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USTR releases 2022 president’s trade policy agenda and 2021 annual report

WASHINGTON, USA – Ambassador Katherine Tai and the Office of the United States Trade Representative, on Tuesday, delivered president Biden’s 2022 Trade Policy Agenda and 2021 Annual Report to Congress. This report details USTR’s work to implement the Biden administration’s trade priorities and advance a worker-centred trade policy.

Over the last year, ambassador Tai and USTR, working with partners across the Biden administration, have pursued a new approach to trade policy that empowers workers, defends their rights, and stops the global race-to-the-bottom. By reaching new and historic agreements with our allies, ambassador Tai and USTR have revitalized important global partnerships and built coalitions around shared priorities and values.

Key elements of the 2022 Trade Policy Agenda and 2021 Annual Report include:

Standing up for workers’ rights: The Biden Administration’s worker-centered trade policy reflects our commitment to use our trade agreements, tools, and relationships to empower workers. We are working with our trading partners to support workers’ rights and stop the global race to the bottom. We will seek to establish new, high-standard commitments on labor rights under our current and new frameworks for trade. Strengthening labor rights will benefit American workers, as well as workers all over the world.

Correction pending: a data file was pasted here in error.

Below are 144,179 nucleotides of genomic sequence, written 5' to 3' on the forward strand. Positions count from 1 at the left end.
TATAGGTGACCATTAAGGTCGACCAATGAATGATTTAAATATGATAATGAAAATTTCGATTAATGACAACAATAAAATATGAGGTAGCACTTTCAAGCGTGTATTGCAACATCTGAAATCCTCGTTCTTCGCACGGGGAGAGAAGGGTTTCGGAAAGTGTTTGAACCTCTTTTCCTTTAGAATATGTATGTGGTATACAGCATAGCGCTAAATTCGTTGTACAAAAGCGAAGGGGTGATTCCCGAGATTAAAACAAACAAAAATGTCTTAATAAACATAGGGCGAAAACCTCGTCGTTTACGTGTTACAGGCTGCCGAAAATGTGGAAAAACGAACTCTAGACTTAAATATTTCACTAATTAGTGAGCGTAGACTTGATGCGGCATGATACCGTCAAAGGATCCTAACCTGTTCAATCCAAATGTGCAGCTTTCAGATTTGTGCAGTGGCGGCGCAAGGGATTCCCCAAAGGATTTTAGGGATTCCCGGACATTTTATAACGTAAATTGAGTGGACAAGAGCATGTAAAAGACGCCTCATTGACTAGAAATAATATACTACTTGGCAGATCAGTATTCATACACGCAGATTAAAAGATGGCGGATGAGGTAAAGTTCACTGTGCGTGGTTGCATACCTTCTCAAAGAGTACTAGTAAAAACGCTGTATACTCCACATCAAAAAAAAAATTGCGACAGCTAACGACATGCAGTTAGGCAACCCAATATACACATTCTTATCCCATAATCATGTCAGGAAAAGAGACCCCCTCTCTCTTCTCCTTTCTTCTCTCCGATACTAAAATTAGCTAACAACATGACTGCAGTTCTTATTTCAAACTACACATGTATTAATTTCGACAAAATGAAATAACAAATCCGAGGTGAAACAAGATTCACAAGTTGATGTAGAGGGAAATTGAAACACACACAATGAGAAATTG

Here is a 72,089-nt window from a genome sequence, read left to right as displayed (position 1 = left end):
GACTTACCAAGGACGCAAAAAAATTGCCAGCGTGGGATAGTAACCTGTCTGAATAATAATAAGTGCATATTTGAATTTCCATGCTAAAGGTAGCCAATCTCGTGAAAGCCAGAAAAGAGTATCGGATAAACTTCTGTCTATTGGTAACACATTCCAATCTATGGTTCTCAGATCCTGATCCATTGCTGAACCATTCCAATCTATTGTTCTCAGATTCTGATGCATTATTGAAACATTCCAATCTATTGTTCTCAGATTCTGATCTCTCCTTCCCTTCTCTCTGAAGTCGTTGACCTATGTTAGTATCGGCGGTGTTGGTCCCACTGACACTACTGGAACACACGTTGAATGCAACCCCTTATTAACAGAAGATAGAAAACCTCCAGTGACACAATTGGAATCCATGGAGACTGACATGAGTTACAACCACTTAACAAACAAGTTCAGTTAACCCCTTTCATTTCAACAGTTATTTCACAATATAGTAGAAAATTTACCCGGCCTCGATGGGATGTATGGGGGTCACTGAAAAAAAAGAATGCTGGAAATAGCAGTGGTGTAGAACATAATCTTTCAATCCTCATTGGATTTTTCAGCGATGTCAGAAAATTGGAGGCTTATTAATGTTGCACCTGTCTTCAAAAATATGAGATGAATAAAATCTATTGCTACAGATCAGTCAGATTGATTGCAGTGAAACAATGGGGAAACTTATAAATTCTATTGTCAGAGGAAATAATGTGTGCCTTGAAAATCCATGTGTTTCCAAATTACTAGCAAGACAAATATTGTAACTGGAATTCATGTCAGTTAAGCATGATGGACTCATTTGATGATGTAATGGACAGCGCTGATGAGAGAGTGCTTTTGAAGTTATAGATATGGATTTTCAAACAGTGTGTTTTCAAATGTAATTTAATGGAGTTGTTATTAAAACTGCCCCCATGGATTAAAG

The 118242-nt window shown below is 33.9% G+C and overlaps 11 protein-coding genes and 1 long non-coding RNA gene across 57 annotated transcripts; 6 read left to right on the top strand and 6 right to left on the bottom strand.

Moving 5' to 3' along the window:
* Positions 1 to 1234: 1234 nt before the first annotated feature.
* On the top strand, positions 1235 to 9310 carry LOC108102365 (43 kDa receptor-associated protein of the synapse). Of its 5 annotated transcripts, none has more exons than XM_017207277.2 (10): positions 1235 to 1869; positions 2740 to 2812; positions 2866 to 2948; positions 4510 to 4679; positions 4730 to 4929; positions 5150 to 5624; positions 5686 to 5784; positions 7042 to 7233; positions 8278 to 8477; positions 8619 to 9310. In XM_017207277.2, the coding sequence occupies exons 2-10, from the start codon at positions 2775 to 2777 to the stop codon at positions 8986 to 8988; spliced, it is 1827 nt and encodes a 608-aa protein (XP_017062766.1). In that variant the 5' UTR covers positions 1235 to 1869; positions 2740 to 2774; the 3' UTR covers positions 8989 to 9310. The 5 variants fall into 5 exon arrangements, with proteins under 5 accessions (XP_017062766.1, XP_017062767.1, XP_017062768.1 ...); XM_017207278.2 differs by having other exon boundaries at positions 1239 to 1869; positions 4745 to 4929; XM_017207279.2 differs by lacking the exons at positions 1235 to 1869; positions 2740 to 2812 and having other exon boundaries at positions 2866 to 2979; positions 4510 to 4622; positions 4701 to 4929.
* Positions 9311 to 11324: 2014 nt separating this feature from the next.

Accelerating decarbonization and promoting sustainable Environmental practices: Combating the climate crisis and promoting sustainable environmental practices are top priorities for the Biden Administration. For many years, trade has been seen as exacerbating these challenges. The same dynamic that has created a race to the bottom with respect to labor rights exists with respect to environmental protection.

Supporting US agriculture: The Biden administration understands the importance of trade to US farmers, ranchers, fishers, and food manufacturers. From 2000 to 2020, annual US agricultural exports grew from $58 billion to $155 billion. Through our commitment to creating sustainable economic growth and establishing a level playing field, USTR is preserving and building on those gains. The Biden administration is also focused on creating new opportunities for American agriculture, including using our existing Free Trade Agreements (FTAs) and Trade and Investment Framework Agreements (TIFAs) to support US agriculture exports.

Bolstering supply chain resiliency: Bolstering supply chain resiliency is a critical component of the Biden Administration’s efforts to advance our worker-centered trade policy and create sustainable economic growth. Supply chains are integral to the global trading system, and the COVID-19 pandemic and the associated disruption to the global economy have highlighted major vulnerabilities in our existing supply chains, as well as underscored the importance of promoting supply chain resiliency.